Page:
What makes you special?

Miss Riley's second grade class. That's me, right in the middle. Where else would I be?

Miss Riley's second grade class. That's me, right in the middle. Where else would I be?

I'm a middle child. My two older sisters were straight-A students, my two younger brothers were athletes. I was the monkey in the middle. Not the student my sisters were, not the athlete my brothers were. I wanted to know what made me special. 

I was in 2nd grade when I found out. I heard my teacher, Miss Riley, tell my mother, "Darci has a very good imagination." 

One of my fondest memories of being a mother, was story time. I loved everything about it. I took my daughters to the library and watched them agonize over which books they would check out. I limited them to ten books each, but occasionally gave in and let them get more, when narrowing down the choices became too difficult.

We read and reread the books, over and over again, for the precious few weeks we had them. Occasionally they would get tired of the books and my daughters would ask me to tell them a story instead.  I’d look around the room and pick out a stuffed animal or a picture on the wall then weave a tale. 

One of their favorites was my bastardized version of the three little pigs. It bothered me that the big bad wolf was such a bully. Imagine the big bad wolf’s surprise, when I had the third little pig step out from behind a tree in military fatigues and level an AK57 at his head. “You’ve got to ask yourself one question: ‘Do I feel lucky?’ Well, do you punk?”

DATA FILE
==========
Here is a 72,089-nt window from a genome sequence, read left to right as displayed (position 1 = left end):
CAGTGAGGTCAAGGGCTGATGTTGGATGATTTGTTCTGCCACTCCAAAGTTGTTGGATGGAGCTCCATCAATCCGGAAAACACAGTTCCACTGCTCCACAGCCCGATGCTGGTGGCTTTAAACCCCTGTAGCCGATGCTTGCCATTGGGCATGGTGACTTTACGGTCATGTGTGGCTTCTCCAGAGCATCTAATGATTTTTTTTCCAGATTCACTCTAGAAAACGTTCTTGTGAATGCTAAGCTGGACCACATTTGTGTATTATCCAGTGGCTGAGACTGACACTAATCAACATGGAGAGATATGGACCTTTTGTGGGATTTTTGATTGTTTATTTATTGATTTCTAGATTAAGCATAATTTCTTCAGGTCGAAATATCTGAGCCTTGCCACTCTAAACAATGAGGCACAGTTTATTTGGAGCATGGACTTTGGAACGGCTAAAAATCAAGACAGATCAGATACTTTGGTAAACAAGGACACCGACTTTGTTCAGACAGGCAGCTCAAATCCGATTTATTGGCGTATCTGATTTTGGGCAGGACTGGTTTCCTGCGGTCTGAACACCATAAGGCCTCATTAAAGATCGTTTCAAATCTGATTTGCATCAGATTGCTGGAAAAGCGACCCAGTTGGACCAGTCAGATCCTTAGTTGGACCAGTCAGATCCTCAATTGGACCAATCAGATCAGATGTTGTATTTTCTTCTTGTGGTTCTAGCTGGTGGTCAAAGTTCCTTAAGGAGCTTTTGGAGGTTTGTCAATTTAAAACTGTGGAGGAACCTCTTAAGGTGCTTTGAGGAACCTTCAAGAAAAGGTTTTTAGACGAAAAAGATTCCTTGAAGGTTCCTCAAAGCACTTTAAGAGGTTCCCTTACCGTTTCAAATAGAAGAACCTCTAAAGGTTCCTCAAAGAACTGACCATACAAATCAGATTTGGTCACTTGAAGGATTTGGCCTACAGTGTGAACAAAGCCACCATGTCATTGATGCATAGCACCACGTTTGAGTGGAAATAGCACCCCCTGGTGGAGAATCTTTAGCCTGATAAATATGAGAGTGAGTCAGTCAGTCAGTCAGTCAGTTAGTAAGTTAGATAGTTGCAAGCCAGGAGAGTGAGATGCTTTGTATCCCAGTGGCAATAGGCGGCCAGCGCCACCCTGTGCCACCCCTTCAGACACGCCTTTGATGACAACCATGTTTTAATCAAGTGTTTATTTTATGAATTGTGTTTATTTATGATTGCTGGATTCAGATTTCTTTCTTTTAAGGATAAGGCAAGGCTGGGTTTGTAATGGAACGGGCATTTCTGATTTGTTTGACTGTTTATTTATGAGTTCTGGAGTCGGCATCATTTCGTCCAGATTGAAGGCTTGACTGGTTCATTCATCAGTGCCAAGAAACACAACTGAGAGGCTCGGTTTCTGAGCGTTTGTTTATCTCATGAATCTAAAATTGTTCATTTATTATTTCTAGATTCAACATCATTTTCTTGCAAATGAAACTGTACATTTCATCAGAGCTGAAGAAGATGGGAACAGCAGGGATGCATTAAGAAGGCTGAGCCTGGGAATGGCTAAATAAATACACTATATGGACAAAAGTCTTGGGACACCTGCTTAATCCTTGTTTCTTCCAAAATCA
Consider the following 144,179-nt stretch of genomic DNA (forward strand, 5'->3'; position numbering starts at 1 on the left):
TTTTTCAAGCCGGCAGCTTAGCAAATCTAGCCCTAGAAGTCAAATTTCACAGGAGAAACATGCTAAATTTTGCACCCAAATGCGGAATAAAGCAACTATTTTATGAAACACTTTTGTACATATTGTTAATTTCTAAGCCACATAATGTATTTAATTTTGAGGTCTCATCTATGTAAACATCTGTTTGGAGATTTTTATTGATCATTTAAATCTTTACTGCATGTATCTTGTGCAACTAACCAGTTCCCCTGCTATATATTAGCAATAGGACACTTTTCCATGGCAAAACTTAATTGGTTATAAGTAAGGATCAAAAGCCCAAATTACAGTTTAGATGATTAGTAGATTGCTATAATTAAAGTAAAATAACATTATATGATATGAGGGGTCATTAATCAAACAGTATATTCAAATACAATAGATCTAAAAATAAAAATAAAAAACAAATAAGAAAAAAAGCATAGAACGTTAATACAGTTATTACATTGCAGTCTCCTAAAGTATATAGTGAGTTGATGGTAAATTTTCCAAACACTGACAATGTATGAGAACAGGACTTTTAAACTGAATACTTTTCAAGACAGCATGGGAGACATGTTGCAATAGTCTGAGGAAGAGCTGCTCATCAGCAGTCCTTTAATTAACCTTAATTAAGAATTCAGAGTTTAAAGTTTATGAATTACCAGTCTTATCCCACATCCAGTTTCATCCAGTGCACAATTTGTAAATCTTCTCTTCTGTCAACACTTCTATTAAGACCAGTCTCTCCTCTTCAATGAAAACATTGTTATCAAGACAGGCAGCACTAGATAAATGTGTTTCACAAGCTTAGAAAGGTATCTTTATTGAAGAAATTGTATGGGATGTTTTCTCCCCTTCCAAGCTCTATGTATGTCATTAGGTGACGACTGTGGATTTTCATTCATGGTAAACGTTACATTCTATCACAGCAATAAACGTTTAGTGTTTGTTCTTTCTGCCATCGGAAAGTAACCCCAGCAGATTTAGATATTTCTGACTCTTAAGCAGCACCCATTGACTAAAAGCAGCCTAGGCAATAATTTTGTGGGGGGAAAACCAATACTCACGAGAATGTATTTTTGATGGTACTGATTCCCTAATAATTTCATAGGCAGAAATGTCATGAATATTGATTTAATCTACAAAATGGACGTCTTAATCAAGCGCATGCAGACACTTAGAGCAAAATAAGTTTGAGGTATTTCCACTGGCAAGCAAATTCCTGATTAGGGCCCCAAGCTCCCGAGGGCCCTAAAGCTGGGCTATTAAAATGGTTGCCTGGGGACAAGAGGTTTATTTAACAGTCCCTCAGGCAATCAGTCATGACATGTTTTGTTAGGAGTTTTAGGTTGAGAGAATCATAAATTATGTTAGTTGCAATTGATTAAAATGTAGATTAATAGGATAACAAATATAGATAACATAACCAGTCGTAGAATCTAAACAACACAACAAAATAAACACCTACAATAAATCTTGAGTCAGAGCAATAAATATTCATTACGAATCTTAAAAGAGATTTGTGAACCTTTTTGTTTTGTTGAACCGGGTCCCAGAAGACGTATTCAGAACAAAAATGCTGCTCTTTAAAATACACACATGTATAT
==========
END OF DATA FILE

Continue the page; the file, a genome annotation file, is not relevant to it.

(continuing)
The girls would dissolve into laughter, the sweetest sound to a mother’s ears. It prompted me to make the stories sillier, the characters more ridiculous. Of course I was good at it, I have a very good imagination, Miss Riley said so.

Of course, now I know the truth. The truth is, that Miss Riley’s proclamation that day was not meant to convey to my mother the potential she saw in me, my hidden talent, my true calling. The truth is that Miss Riley was telling my mother, in the kindest way possible, that her daughter was a big, fat, liar. The lie I had told that day was so heinous that it had required a parent-teacher conference. 

It didn’t matter though. I had held those words in my heart so long that they had become part of me.

I wonder what Miss Riley would think of me now as I seek to surround myself with other liars, the fabricators of untruths. Unlike a child’s lies, told to deceive or deflect blame, I tell lies to distract, to entertain. Sometimes we all need a break from the truth. I count myself lucky to be included in the company of liars; the song writers, the movie makers, the authors of fiction. 

Darci McIntyreComment